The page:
The Germans call it Schadenfreude. It is a wonderful word for a terrible thing. It means literally “joy in calamity.” Schadenfreude is the perverse pleasure we take in the misfortunes of others, the dark glee we feel when an enemy stumbles and falls, the secret enjoyment we get when the fortunes of someone we dislike take a sudden turn for the worse.

Maybe you are thinking, “I’m not that way. I don’t wish ill of anyone. I try to get along with everybody.” But let’s be honest with ourselves. No, you have probably never wished for somebody’s death or openly celebrated a horrible act of evil, but think about some lesser, everyday examples.

A tree falls on the new car of your unfriendly neighbor, the one he has just been showing off and bragging about to everyone. Aren’t you tempted to laugh? A rich man in your community becomes crippled with an incurable disease. Isn’t there a certain grim satisfaction that he will not be able to fully enjoy the money you never had? Your rival has been bettering you in competition until an injury stops him. Your toughest business competitor experiences a sudden reversal that helps you immensely. A pastor in another church, a man you have secretly envied because he is more successful than you, is disgraced by a sex scandal and forced to resign. What do you feel deep down? Nothing but sorrow?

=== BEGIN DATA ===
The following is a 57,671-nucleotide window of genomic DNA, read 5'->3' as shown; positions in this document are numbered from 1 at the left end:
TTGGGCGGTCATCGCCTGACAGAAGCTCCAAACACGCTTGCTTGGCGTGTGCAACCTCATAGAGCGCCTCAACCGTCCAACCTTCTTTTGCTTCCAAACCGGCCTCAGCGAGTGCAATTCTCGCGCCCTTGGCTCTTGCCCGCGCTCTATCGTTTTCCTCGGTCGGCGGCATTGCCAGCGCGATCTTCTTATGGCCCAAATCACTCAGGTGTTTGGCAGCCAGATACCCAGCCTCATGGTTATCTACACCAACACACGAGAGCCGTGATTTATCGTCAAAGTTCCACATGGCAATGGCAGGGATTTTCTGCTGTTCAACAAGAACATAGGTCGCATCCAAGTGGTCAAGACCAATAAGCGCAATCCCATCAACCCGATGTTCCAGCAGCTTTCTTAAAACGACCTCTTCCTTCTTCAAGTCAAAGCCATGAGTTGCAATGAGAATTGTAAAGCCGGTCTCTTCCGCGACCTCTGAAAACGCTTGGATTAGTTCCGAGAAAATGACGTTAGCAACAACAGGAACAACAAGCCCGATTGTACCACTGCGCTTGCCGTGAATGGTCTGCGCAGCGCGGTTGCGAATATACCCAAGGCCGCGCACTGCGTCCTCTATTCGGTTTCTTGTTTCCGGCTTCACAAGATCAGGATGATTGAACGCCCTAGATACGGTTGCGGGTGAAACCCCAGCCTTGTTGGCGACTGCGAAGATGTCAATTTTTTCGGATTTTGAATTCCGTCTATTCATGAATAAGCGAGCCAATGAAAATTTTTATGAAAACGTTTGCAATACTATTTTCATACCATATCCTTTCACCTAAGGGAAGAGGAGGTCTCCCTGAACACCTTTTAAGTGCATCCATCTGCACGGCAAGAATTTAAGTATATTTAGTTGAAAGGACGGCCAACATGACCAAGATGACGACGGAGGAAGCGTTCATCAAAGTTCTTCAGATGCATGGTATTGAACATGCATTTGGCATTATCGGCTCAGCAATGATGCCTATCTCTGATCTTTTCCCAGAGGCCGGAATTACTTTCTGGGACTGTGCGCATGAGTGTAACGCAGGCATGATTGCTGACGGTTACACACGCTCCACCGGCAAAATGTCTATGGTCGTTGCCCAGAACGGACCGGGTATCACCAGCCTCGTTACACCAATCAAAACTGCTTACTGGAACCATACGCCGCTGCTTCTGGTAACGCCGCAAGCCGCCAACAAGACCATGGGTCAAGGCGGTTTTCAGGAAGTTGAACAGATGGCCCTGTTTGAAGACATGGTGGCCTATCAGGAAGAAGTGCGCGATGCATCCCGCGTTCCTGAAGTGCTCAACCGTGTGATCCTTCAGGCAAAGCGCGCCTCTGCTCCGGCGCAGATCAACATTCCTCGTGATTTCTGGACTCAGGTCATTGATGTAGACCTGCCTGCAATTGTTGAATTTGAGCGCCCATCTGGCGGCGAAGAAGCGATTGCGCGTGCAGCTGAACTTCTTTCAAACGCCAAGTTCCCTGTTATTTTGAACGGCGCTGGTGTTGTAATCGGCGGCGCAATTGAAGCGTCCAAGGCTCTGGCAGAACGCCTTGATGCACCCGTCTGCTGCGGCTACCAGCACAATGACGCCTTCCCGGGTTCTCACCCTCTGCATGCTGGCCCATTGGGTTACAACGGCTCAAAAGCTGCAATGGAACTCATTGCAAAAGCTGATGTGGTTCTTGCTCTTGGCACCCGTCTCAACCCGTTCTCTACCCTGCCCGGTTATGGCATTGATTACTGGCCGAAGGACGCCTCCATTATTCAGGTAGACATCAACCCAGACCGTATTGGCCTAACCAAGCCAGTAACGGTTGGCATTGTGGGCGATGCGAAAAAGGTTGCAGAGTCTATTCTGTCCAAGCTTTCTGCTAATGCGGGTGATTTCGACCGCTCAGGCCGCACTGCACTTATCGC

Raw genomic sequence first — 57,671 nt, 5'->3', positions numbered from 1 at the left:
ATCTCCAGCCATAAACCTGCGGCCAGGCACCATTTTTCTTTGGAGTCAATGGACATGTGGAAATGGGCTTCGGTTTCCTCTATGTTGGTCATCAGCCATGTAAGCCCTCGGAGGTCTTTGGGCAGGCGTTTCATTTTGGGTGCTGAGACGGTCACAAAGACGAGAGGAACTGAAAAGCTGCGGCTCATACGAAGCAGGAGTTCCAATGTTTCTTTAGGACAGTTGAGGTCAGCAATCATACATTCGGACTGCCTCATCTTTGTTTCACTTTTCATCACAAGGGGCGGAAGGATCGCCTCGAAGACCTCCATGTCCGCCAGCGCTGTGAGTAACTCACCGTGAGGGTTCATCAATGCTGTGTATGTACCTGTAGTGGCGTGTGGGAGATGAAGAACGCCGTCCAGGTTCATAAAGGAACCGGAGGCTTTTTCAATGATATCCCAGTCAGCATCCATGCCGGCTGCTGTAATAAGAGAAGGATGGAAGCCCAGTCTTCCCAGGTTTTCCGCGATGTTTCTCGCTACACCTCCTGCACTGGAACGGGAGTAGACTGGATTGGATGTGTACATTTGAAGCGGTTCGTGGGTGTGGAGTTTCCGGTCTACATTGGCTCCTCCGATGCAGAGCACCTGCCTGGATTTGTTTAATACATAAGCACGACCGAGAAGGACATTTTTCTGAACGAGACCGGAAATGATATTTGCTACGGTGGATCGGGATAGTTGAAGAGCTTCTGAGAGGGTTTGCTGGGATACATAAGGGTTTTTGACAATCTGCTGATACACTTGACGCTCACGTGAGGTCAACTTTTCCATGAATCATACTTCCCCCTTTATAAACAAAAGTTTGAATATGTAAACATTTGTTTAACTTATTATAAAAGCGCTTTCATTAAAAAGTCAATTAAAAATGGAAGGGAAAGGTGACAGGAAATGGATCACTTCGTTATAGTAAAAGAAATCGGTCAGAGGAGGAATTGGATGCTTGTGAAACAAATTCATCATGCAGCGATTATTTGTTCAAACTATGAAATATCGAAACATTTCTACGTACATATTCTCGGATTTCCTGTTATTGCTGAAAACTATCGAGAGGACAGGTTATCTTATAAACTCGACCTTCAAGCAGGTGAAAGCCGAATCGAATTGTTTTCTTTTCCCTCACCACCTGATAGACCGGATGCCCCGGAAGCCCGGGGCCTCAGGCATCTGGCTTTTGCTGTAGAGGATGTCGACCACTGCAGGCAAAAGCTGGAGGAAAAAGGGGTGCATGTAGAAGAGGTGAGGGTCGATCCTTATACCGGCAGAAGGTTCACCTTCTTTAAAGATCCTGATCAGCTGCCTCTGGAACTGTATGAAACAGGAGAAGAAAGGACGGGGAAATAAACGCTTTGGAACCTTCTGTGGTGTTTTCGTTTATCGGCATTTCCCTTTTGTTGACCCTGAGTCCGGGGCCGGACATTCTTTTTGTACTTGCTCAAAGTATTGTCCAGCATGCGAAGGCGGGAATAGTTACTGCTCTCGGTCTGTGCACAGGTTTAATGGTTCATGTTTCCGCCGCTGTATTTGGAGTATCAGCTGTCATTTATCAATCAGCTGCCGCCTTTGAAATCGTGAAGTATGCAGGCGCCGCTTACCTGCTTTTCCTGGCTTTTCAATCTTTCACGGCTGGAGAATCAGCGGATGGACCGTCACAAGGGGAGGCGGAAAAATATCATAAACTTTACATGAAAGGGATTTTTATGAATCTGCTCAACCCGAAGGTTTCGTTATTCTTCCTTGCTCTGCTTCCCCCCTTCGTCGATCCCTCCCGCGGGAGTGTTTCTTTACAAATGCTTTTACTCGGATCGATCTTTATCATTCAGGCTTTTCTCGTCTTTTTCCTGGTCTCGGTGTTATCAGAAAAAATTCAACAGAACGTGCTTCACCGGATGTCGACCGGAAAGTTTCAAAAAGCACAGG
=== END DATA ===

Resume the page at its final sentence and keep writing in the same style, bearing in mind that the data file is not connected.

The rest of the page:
Schadenfreude is a sly and subtle kind of rejoicing. It is a delicious inward pleasure, made up of self-love, gratified envy, and the enjoyable experience of feeling indignation, disgust and moral superiority all at once. And most of us cannot resist it.

Love and Evil

But Christian love does resist it. Love never rejoices at evil, not even the evil that befalls those who deserve it and tempts us to say, “Good; it serves them right.” If love refuses to take pleasure in anything bad, we might then wonder how it does react. What does agape do when it is faced with evil? Look at this series of practical instructions for Christian loving from another of the apostle Paul’s letters.

Let love be genuine; hate what is evil, hold fast to what is good; love one another with mutual affection. . . .

Bless those who persecute you; bless and do not curse them. . . . Do not repay anyone evil for evil, but take thought for what is noble in the sight of all. . . . never avenge yourselves, but leave room for the wrath of God; for it is written, “Vengeance is mine, I will repay, says the Lord.”. . . Do not be overcome by evil, but overcome evil with good.

(Romans 12:9-21, nrsv)

Here are three ways in which genuine love responds to evil.